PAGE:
Motorcycles are allowed the full width of a lane in which to maneuver. Although it may seem that there is enough room in the traffic lane for a motor vehicle and a motorcycle, the motorcycle needs the room to maneuver safely. Do not share the lane. Understand that motorcyclists may adjust lane position for their own safety, not to be reckless or show off. Motorcyclists often adjust position within a lane to be seen more easily or to minimize the effects of road debris, passing vehicles, or other conditions. Often, this means riding in the left portion of the traffic lane to allow a better view of some traffic and road situations. It also makes the motorcycle more visible to other traffic. However, as traffic and road conditions change, the rider may move. This move could be to the center of the lane or even to the right side to avoid traffic or to be seen by others on the road.
Remember that road conditions which are minor annoyances to motorists can pose major hazards to motorcyclists. Motorcycle riders may change speed or adjust position within a lane suddenly in reaction to road and traffic conditions such as potholes, gravel, wet or slippery surfaces, pavement seams, railroad crossings, and grooved pavement.
Intersections are the most likely places for car/motorcycle collisions to occur. This usually is the result of a car driver NOT SEEING the motorcycle and turning into the motorcycle’s path. Misinterpreting a rider’s intentions can also lead to collisions. The rider will move to one side of the lane in preparation for a turn or possibly to move away from a hazard unseen by other motorists. Do not assume the rider’s intention until the maneuver is unmistakably started, such as a turn into an intersection or driveway. Don’t be fooled by a flashing turn signal on a motorcycle – motorcycle signals may not be self-canceling and motorcyclists sometimes forget to turn them off. Wait to be sure the rider is going to turn before you proceed.
Allow more following distance — three or four seconds – when following a motorcycle so the motorcycle rider has enough time to maneuver or stop in an emergency. Space between the two vehicles should be increased to avoid sudden braking. In dry conditions, motorcycles can stop more quickly than cars. Both riders and drivers are more likely to make incorrect decisions if there is not enough stopping distance or ability to see and react to conditions. This leads to crashes. A rider’s chance of injury is greater if forced to avoid obstacles ahead, as well as a driver following too closely.
The rules for passing other vehicles are similar for motorcycles. The motorist being overtaken by a motorcycle should maintain lane position and speed. Allow the motorcyclist to complete the pass and assume proper lane position as quickly as possible. When passing a motorcycle, allow a full lane to the motorcycle. Never crowd into the same lane as the motorcycle. Returning to the original lane too soon can force a rider to swerve to the right into traffic or off the road.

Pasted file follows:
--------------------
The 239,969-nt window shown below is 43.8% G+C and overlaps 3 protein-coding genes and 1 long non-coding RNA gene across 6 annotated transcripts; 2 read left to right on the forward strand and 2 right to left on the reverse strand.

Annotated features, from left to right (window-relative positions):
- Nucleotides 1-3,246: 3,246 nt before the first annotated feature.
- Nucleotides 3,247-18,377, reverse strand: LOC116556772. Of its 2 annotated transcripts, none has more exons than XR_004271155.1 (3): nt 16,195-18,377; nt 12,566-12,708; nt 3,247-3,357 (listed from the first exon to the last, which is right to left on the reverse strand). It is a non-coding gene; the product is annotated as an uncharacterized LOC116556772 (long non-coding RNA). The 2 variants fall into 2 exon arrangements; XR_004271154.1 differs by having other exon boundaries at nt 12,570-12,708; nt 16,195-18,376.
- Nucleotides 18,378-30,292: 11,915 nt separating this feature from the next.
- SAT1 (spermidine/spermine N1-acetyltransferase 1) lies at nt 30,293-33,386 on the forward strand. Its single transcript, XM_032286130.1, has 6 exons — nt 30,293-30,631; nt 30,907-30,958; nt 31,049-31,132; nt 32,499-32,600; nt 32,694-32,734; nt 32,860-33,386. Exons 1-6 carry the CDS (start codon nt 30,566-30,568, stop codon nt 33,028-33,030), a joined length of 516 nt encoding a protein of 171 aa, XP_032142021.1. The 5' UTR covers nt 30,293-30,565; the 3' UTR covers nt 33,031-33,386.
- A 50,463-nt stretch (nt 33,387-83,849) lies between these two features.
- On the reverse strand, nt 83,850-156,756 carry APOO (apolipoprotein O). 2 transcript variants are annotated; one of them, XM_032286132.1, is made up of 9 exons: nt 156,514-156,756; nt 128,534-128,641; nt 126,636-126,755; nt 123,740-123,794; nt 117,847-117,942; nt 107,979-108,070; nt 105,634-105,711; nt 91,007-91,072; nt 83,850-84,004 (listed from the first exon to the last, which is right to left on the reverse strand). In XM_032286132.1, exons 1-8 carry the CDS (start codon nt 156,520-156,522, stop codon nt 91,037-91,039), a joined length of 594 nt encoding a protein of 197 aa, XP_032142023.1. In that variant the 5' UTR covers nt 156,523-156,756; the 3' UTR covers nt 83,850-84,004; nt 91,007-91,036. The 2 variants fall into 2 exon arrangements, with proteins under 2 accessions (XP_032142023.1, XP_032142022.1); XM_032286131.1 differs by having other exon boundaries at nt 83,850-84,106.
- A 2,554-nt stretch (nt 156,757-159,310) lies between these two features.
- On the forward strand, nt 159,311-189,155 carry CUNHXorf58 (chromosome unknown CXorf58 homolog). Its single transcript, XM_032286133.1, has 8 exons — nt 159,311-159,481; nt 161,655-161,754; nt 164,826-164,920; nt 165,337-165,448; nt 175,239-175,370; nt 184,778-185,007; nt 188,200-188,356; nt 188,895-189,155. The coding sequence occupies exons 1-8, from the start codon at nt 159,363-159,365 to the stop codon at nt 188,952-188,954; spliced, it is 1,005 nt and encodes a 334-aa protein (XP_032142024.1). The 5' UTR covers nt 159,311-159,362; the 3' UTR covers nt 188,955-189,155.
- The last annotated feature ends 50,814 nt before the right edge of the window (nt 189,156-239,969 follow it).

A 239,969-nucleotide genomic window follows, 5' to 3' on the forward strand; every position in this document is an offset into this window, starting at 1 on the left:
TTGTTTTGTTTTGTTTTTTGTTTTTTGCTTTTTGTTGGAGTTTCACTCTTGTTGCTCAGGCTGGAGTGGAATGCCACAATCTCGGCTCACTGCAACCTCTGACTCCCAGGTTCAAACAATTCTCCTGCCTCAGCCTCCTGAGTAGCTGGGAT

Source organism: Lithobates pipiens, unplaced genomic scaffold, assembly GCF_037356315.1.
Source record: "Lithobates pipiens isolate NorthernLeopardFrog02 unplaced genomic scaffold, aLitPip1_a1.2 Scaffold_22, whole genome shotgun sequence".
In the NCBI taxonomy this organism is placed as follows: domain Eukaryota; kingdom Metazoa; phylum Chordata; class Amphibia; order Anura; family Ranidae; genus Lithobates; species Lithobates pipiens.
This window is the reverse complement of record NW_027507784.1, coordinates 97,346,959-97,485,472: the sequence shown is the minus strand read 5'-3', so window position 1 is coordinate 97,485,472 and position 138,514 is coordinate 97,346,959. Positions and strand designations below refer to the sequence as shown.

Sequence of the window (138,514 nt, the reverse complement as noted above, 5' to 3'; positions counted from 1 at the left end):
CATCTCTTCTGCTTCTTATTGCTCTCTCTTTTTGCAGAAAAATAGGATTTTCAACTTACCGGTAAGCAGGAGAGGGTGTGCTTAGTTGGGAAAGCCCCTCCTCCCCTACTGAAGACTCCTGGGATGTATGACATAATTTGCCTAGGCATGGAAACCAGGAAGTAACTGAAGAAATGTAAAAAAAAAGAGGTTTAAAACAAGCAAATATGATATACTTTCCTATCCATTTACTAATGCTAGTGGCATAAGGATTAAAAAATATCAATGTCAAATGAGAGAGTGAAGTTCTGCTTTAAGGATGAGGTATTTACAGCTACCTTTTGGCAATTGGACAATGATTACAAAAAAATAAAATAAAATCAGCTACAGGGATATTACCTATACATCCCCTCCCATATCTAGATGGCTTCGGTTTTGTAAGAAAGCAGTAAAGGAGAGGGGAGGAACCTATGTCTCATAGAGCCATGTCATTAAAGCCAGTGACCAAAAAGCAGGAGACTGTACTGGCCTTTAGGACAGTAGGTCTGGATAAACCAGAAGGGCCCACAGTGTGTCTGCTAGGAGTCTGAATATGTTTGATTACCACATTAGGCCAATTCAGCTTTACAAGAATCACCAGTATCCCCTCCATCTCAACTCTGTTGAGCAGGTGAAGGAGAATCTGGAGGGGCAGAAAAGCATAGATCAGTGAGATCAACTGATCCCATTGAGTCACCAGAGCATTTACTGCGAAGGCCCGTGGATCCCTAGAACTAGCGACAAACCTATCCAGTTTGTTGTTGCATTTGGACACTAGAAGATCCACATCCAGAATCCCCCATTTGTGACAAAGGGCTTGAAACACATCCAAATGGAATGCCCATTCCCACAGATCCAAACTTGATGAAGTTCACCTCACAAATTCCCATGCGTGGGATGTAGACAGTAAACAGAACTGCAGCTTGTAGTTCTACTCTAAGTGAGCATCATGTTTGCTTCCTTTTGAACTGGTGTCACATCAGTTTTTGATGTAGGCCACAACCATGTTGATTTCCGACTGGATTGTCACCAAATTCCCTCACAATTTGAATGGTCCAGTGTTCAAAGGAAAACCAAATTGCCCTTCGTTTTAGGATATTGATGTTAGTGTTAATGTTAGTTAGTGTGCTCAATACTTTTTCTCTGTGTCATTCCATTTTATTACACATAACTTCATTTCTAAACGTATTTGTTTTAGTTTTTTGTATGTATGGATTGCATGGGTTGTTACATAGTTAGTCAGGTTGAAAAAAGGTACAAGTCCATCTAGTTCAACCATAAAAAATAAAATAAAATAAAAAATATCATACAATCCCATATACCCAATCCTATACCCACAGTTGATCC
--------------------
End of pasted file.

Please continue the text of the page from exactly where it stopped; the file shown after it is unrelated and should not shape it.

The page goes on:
What all this means is, motorcycles are full partners in the traffic mix and must be treated with the same courtesies. Watch for the unexpected and give them their share of the road; a rider may be the neighbor next door.
This section is designed to encourage drivers of all other kinds of vehicles and motorcyclists to “share the road” with each other and is provided through the courtesy of the Motorcycle Safety Foundation and the National Highway Traffic Safety Administration.
Sharing the Road With School Buses
In most cases, all drivers are required to stop when approaching or meeting a stopped school bus that has its lights flashing and is loading or unloading passengers. The exception to this rule is when highways are separated in the center by median strips. In this situation, only vehicles following or traveling alongside a school bus in the same direction must stop.
A warning will be given in advance by the flashing red or amber lights on the front and rear of the bus. After stopping, you must remain stopped until the bus resumes motion or deactivates its warning signals AND all loading or unloading passengers have cleared the roadway.
Commercial motor vehicles are vital to the economy of Georgia and the United States. Most of the products used in every day life were delivered to stores by commercial motor vehicles. Drivers of commercial motor vehicles are trained, specially licensed driving professionals.
Sharing the road with commercial motor vehicles is a necessary part of travel. Heavy trucks typically weigh 80,000 pounds or more, and drivers should use caution when driving near them.
Everyone should be aware of the differences between trucks and cars and behave accordingly. These include:
The “No-Zone” represents the danger areas around trucks and buses where crashes are more likely to occur. Some No-Zones are actual blind spots or areas around trucks and buses where your car “disappears” from the view of the drivers. These blind spots are the Side No-Zone, Rear No-Zone, and Front No-Zone areas.
In the illustration on the previous page, the commercial motor vehicle’s blind spots, or “No Zones,” are highlighted in blue. These are areas to avoid when sharing the road with a truck or bus.
Regulations in red are new this year.
Purple text indicates an important note.